School children boost conservation bid

They are tasked with monitoring marine life in the mammal-rich waters off Scotland’s west coast.

Now conservationists are celebrating after 10,000 school children have taken part in educational programmes run by charity the Hebridean Whale and Dolphin Trust (HWDT).

The Trust has been inspiring children to cherish their marine environment for more than 15 years, with over 200 schools taking part in the charity’s educational programme since 2005.

“Connecting young people to their marine environment is crucial if we want them to help protect it. It’s so heartening to experience the children’s energy, enthusiasm and awe when learning about whales and dolphins,” said Pippa Garrard, HWDT’s education manager.

“Our sessions are so important as they spark passion and interest in the local environment and encourage conversations about the actions that we can all take to help protect it, now and in the future.”

Players of People’s Postcode Lottery have supported the charity, raising £80,000 through four grants since 2017 to support the development and delivery of new and immersive learning experiences that bring the marine environment to life for children in coastal communities.

The Trust’s latest creative project – funded by People’s Postcode Trust and Sea-Changers – has been to launch the best of their education sessions online, working with schools and home educators across Scotland and England.

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Based around the Trust’s research expeditions, these digital sessions introduce the amazing diversity of whales, dolphins and sharks in Scotland, and give children a glimpse into what it is like to work at sea, studying and protecting ocean giants.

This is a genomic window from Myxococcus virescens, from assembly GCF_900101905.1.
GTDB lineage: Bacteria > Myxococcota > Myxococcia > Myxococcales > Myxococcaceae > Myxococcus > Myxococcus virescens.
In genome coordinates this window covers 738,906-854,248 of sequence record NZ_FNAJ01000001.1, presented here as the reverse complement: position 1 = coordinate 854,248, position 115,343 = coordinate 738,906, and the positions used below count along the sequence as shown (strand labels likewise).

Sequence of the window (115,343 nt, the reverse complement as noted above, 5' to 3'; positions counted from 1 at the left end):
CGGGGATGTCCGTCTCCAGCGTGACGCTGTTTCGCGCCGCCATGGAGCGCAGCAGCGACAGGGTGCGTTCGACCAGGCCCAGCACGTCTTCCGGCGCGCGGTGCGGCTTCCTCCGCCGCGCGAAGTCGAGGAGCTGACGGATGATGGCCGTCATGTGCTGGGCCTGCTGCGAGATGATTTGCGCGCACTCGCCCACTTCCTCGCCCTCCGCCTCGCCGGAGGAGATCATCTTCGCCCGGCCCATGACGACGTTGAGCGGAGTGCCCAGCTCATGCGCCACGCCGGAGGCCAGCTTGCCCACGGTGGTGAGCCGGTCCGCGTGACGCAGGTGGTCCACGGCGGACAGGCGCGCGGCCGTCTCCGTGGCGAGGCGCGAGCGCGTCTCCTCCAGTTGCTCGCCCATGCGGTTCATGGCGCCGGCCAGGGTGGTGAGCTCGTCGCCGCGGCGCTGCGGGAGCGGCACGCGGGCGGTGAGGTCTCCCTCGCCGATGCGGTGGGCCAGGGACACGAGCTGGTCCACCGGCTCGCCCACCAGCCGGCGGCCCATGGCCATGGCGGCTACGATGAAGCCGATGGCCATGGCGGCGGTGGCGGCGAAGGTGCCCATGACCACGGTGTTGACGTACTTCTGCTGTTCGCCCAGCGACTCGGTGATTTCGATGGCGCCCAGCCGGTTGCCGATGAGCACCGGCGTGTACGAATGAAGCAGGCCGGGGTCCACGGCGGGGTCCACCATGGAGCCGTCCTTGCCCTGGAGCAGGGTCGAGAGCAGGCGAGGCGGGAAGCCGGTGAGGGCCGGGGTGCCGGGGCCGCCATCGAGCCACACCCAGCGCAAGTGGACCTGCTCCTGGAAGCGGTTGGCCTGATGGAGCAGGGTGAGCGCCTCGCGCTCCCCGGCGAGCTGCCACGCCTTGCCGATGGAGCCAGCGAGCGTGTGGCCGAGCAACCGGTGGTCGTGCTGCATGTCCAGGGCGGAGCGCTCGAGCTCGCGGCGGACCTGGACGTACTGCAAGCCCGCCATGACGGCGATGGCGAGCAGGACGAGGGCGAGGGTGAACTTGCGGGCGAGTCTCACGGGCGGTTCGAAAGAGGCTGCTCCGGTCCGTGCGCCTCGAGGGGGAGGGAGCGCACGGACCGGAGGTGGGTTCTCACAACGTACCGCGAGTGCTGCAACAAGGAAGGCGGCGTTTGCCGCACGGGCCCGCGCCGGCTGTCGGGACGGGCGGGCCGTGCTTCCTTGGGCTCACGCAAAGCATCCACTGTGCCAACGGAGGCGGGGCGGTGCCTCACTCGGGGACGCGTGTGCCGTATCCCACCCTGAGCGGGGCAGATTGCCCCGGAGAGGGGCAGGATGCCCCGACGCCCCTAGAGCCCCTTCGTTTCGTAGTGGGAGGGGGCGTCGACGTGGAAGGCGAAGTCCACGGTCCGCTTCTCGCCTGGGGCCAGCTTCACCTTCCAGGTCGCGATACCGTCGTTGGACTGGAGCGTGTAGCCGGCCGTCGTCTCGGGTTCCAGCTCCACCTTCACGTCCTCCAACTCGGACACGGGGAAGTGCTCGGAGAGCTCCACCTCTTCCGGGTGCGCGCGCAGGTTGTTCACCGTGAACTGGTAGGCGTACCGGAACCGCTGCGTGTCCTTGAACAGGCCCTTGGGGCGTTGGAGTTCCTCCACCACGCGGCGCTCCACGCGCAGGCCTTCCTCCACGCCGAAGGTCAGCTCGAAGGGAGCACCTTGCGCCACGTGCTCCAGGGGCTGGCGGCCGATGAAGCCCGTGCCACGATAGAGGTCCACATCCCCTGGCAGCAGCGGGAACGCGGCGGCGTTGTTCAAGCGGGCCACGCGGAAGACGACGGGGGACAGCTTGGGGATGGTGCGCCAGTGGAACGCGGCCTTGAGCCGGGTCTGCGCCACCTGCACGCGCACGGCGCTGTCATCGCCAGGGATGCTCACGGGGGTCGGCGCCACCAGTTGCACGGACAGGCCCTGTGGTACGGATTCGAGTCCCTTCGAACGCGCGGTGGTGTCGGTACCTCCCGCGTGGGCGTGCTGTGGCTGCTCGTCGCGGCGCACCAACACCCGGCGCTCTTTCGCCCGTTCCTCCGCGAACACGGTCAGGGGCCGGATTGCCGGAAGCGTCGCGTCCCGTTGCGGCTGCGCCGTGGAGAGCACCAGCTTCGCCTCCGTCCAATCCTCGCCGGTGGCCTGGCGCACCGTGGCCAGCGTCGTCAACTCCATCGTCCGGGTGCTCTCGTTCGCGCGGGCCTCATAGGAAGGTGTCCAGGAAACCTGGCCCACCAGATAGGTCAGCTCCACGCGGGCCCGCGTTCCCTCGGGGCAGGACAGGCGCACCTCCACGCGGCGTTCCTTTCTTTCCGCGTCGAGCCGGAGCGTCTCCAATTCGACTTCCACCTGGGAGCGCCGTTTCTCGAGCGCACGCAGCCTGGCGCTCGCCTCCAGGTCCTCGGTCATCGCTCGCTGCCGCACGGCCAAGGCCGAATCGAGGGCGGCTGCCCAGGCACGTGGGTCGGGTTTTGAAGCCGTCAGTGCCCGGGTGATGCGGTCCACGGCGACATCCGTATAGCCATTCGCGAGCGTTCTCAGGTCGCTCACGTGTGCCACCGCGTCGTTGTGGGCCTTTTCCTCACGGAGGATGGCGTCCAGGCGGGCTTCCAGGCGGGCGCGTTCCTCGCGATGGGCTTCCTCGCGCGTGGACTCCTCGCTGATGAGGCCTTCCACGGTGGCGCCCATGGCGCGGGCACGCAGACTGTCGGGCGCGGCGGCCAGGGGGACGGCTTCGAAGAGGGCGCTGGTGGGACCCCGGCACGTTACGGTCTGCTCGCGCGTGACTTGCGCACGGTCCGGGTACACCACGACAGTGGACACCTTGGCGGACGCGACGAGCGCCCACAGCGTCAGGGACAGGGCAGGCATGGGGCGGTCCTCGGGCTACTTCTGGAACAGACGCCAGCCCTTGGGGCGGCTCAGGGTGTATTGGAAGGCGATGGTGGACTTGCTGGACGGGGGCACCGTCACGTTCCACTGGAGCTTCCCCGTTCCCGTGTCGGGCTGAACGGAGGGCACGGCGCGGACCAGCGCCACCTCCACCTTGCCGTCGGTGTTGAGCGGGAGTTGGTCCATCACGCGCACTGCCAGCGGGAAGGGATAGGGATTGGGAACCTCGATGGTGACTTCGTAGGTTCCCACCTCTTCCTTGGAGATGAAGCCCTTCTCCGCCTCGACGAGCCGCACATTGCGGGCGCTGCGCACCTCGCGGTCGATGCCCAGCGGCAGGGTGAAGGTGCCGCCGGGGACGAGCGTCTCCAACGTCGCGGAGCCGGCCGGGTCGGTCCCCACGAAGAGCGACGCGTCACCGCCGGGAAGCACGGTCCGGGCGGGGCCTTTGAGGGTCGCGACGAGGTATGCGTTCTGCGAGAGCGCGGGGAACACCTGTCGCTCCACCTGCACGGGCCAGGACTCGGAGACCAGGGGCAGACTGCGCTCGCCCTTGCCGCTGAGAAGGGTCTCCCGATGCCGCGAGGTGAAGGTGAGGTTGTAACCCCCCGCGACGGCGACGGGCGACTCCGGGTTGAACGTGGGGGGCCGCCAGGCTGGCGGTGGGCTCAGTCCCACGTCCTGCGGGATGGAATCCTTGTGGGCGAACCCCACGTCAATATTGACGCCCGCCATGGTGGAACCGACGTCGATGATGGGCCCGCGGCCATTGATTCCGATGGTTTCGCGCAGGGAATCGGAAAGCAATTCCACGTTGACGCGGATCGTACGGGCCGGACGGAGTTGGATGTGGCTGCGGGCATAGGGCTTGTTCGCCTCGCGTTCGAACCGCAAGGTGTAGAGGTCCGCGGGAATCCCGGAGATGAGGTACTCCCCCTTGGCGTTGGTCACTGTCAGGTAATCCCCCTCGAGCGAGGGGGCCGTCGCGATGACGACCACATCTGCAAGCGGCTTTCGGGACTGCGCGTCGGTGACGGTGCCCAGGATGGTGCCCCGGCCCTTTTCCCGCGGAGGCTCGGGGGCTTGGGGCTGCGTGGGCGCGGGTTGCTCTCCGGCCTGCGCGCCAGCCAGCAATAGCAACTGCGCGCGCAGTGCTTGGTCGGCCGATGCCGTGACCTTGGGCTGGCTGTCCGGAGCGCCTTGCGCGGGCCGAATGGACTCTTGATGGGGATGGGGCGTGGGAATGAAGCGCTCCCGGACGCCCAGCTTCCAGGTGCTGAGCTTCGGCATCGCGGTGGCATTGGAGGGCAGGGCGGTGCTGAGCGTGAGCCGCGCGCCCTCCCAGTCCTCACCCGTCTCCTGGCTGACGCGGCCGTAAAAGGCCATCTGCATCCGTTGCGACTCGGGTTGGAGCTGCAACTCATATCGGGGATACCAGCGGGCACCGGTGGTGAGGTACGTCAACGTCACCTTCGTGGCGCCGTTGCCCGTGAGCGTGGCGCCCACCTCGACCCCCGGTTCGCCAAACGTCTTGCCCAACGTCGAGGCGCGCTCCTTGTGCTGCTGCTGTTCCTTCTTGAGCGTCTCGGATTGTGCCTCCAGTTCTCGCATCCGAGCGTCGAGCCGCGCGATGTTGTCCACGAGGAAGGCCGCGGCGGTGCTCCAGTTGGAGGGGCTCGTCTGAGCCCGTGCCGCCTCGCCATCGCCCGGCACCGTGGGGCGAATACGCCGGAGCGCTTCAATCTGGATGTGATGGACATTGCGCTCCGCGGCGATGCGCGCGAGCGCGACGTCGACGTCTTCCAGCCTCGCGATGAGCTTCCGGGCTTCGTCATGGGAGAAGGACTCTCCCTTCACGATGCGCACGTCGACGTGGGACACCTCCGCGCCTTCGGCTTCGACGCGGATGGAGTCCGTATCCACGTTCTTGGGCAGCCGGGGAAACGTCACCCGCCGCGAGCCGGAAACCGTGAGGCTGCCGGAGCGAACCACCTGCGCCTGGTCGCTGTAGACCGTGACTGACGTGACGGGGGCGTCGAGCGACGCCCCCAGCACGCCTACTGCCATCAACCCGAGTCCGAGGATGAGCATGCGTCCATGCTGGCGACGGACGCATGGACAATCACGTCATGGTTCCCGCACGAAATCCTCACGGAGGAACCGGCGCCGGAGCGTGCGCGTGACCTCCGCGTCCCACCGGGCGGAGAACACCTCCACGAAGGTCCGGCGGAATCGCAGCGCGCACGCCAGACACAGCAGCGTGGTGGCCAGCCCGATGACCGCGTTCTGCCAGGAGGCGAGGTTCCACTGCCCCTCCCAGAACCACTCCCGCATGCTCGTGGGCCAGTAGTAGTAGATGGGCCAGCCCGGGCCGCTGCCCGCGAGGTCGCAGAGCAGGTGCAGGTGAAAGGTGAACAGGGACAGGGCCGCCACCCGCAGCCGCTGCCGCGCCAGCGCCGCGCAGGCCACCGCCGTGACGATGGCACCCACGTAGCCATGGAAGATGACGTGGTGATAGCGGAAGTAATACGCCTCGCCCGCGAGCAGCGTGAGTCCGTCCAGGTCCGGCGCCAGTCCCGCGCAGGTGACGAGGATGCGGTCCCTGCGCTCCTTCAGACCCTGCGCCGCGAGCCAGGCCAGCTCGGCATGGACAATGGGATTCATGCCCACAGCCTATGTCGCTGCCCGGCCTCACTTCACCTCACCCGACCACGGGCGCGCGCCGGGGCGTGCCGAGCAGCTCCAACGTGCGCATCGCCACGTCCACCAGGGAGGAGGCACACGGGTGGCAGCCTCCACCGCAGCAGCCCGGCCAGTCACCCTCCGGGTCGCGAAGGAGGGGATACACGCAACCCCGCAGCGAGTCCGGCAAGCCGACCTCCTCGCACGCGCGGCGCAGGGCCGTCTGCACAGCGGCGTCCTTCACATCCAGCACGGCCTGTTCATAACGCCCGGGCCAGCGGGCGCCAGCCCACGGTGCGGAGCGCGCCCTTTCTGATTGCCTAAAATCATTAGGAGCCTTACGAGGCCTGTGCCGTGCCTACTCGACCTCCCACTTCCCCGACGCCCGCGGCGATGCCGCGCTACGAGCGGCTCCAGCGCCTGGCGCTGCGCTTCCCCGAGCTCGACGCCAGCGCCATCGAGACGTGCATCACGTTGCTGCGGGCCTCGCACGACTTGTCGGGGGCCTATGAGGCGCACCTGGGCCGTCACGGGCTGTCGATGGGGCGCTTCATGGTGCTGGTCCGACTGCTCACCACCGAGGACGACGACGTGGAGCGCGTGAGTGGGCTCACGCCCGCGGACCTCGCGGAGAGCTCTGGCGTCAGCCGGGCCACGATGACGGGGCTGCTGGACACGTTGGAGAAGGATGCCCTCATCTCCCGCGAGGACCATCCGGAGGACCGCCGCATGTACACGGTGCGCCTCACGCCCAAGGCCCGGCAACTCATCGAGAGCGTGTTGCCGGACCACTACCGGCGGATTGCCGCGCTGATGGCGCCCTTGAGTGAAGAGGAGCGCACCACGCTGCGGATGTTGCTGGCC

“As an inner-city school with kids keen to find out about the ocean, the lessons really bring the experience into the classroom. An inspiring and rewarding experience. Thank you,” said teacher Lisa Perrie of Sunnyside Primary School in Glasgow.

Prior to the pandemic, every year school groups would join the charity’s crew onboard their research vessel, Silurian, as she was temporarily transformed into a floating classroom.

The famous yacht has now visited communities on most of the larger Hebridean islands – Mull, Skye, Islay, Lewis, Harris, Uist, Barra, Coll, Tiree and the Small Isles – as well as some of the largest towns along Scotland’s west coast, such as Oban, Mallaig and Ullapool.

Raising awareness and aspirations for green careers features at the centre of the charity’s education strategy. Each year, the Trust runs dedicated research expeditions for 16- and 17-year-olds on board Silurian, which featured in the seminal BBC Blue Planet series.

These young adults gain hands-on experience monitoring marine life, including collecting data as part of the Trust’s long-term citizen science project, which informs local and national conservation efforts.

Anyone can help the charity monitor marine life, by reporting their sightings of cetaceans – the collective name for whales, dolphins and porpoises – and basking sharks online.

The Trust also offers guided field trips for schools, so that younger children can take part and experience the thrill of spotting seabirds and marine mammals from land.

“Local wildlife is not only amazing to see, but each species also has an important biological role to play.

“By protecting whales and giving marine ecosystems the chance to recover, we can improve the health and resilience of our seas and in turn the climate and planet for us all,” added Ms Garrard.

“We’re really proud to support the next generation of ocean ambassadors and look forward to when Silurian can once again become a floating classroom and set sail for island schools.” 

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The area around the Hebrides, and other west coast hot spots, has made Scotland a world-class whale and dolphin location. To date, 23 of the world’s estimated 92 cetacean species have been documented, with many being of national and international conservation importance. As well as clocking up more than 6.000 miles for the HWDT, the Silurian has logged more than 10,000 basking sharks and found some of Britain’s resident killer whales.

More than 1,000 volunteers have been trained in the acoustic and visual field survey techniques used onboard.

Citizen scientists also take part in monitoring NATO war games off the west coast for any effect on cetaceans. Based on the Isle of Mull, HWDT has been leading the way for the conservation of whales, dolphins and porpoises in the waters of western Scotland for two decades. Data is provided to the Scottish Government to inform protection measures for minke whales, Risso’s dolphins, harbour porpoises, and basking sharks across Hebridean seas.

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